The court proceedings ended part way through her testimony and court will resume at 10:30am tomorrow. All members of the public must be seated by 10:15am, so we encourage everyone planning on joining us in packing the courtroom to arrive early so they have time to pass through the two security screening processes required to get into Courtroom 606.
Prosecution Opening Statements
Assistant State’s Attorney Matthew Thrun handled the state’s opening statement, clearly attempting to paint the defendants as dangerous terrorists bent on attacking the city. His statement closely paralleled the bond proffer in this case (see http://freethenato3.wordpress.com/court-documents/ for this and other court documents). In sum, he alleged the defendants came to Chicago to get in the media spotlight. They traveled together from Florida with weapons, tactical vests, and other equipment to enact a plan. They also set about recruiting people familiar with Chicago to help them with their plan. Thrun argued that they discussed a variety of plans, including shooting an arrow with a note attached through a window of the Mayor’s house and building a homemade mortar out of PVC pipe, but nothing satisfied them until they decided to build Molotov cocktails. Once they had done this, the undercover cops who had infiltrated their group got a search warrant approved and then raided the house where the Molotovs had been assembled. The jury would be convinced beyond a reasonable doubt that these three defendants had intended to terrorize the city, had materially supported each other in committing terrorism, and conspired to commit terrorism.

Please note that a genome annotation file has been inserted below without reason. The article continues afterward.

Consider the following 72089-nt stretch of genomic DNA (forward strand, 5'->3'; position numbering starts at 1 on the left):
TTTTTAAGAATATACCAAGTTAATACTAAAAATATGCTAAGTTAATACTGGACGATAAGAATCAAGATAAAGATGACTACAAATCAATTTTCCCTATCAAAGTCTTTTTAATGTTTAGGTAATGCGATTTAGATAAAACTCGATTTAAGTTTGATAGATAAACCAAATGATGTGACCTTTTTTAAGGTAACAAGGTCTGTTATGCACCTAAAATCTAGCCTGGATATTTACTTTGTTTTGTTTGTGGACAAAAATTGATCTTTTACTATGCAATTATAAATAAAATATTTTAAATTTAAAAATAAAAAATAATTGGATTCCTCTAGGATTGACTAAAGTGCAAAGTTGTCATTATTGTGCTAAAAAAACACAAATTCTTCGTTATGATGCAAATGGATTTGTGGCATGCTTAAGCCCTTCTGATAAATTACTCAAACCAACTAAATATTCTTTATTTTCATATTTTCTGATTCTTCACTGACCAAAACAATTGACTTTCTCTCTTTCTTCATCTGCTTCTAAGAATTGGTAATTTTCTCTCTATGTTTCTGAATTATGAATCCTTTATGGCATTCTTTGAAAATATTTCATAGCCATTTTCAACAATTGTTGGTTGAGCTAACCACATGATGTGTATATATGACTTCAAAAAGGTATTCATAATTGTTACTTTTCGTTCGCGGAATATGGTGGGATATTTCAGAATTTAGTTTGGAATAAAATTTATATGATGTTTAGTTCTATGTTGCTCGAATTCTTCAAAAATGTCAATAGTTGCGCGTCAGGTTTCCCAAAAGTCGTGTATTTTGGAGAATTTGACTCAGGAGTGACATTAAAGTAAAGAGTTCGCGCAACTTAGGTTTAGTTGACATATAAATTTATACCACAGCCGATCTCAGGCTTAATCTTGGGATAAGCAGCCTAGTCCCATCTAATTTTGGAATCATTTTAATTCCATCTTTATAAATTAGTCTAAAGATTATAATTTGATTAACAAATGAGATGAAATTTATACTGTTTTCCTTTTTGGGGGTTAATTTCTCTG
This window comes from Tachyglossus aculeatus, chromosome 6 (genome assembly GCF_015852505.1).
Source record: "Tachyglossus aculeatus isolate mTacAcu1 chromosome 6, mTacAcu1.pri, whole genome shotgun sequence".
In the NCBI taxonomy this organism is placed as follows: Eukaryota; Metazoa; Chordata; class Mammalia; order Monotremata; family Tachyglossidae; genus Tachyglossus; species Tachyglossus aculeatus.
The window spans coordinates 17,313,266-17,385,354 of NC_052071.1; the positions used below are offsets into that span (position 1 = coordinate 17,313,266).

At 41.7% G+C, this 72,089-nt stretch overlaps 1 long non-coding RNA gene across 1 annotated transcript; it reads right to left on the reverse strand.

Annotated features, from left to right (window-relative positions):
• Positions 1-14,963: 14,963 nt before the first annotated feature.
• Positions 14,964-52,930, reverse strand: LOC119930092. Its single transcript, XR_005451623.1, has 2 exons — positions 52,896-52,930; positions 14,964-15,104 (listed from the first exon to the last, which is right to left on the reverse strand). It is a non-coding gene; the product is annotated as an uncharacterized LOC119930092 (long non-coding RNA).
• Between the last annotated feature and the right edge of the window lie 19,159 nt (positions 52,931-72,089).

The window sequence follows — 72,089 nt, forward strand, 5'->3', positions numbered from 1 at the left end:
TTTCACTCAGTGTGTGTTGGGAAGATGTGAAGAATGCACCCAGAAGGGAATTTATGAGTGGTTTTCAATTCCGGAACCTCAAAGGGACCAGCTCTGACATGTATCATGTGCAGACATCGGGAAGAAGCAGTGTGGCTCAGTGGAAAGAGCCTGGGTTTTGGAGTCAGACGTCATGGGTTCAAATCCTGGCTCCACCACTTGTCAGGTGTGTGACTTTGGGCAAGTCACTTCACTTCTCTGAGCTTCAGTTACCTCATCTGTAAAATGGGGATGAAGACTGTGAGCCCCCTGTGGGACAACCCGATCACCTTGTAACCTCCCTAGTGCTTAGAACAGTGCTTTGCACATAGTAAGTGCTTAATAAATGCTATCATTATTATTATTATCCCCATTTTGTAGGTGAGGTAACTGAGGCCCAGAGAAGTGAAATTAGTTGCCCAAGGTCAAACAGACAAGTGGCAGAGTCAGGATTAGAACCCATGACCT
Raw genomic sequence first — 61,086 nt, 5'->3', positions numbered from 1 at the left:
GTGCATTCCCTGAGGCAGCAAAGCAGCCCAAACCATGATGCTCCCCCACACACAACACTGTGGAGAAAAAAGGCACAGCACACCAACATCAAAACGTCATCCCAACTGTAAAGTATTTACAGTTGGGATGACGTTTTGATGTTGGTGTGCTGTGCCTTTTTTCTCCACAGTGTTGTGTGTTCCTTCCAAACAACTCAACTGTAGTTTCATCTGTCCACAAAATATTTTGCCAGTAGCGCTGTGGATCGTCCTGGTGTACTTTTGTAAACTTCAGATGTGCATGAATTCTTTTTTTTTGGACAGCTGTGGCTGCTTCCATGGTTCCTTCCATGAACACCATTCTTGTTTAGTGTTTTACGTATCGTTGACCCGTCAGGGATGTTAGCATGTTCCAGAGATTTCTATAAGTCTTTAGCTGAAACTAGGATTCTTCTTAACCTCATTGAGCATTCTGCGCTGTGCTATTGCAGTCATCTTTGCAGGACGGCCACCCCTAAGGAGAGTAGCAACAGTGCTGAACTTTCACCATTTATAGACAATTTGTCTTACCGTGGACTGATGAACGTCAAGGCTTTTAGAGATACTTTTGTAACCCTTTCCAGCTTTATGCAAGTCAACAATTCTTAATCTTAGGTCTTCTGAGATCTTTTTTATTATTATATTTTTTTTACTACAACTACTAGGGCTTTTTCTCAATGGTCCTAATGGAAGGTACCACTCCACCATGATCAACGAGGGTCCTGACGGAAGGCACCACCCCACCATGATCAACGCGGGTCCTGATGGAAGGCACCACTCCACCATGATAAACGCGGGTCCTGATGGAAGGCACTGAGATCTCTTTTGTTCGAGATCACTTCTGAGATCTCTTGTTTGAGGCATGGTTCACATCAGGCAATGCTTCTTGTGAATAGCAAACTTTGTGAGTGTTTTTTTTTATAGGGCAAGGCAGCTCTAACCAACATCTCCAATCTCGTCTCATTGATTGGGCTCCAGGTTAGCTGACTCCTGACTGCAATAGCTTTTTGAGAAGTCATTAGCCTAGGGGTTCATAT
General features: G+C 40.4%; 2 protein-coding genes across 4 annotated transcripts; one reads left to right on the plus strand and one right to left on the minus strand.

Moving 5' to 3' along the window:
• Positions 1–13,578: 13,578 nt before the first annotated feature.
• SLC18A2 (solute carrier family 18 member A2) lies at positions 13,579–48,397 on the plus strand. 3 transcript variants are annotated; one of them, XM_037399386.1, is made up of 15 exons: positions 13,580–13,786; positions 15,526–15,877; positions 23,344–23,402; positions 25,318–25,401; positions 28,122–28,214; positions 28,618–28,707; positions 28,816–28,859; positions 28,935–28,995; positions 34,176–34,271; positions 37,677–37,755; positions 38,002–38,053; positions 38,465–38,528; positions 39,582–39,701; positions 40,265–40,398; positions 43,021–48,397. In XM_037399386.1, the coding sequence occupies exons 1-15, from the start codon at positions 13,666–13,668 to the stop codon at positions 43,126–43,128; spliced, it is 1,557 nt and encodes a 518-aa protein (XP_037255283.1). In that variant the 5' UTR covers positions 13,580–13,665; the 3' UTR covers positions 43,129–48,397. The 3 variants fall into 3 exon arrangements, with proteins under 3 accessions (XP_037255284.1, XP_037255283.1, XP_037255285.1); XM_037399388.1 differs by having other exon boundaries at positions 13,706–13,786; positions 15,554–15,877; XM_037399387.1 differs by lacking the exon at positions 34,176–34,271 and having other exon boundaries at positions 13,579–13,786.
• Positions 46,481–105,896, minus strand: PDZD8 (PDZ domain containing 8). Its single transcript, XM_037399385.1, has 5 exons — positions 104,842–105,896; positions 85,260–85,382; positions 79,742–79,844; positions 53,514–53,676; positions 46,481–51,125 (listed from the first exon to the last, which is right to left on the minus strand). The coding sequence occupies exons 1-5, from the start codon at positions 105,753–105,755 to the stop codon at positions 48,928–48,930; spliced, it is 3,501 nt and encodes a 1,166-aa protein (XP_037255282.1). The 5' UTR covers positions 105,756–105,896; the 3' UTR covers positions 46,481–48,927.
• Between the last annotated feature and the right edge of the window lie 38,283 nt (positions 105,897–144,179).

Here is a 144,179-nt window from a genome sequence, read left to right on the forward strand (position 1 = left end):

Defense Opening Statements
The defense attorneys wasted no time in refuting the state’s claims. Sarah Gelsomino of the People’s Law Office began the defense opening statements. Gelsomino and Michael Deutsch represent Jacob. Gelsomino acknowledge that “terrorism” is a big, scary word and that it naturally leads people to fear for themselves, their families, and their communities. But this case is not a terrorism case at all and there is no credible evidence that the defendants ever posed a threat to anyone, she argued. Jacob became involved in Occupy because he felt unsure of his future and was concerned with government actions to support the rich at the expense of the poor and working class. As a novice in political protest, he educated himself on summits like NATO on the internet and became fearful of police violence. He was also in a vulnerable position, as he was insecure and struggling with chemical dependency issues. The cops exploited his situation because they were under pressure to make arrests and had been infiltrating the Chicago activist community looking for anarchists since February 2012 with no luck until then. Thus, the undercovers pushed the defendants to assemble Molotovs, even buying the gas for them. The defendants themselves never had a plan to build or use Molotovs. They never had the intent to commit terrorism.
Lillian McCartin made the next statement as co-counsel, along with Molly Armour and Paul Brayman, for Brent. She opened her statement with the image of a man stepping out into a chilly Chicago evening to make a phone call to ask what to do with four Molotovs. This man was Chicago Police Officer Mohmet Nguyen, known to the activists he had infiltrated as “Mo.” McCartin said that Brent had joined Occupy when he was down on his luck and had found a home and a way to make the world better for himself and his young son. Through going to different Occupy encampments and protests, he saw cops harass and brutalize people, which made him grow distrustful of them. He was also new to large political protests and unfamiliar with cities like Chicago where millions of dollars are spent on security before summits like NATO. He also met the undercovers after he had arrived in Chicago and these undercovers set up meetings with the defendants and brought beer with them to the meetings, fueling drunken comments and bragging. On the night of May 16, Mo and Gloves brought beer with them to an apartment in the Bridgeport neighborhood and started working their plan to create some reason to make an arrest. They had been frustrated by the lack of anything happening or any plan being made, so they were getting desperate. The evidence will show, McCartin argued, that there was no plan or intent to commit terrorism and that the only just verdict is a not guilty verdict.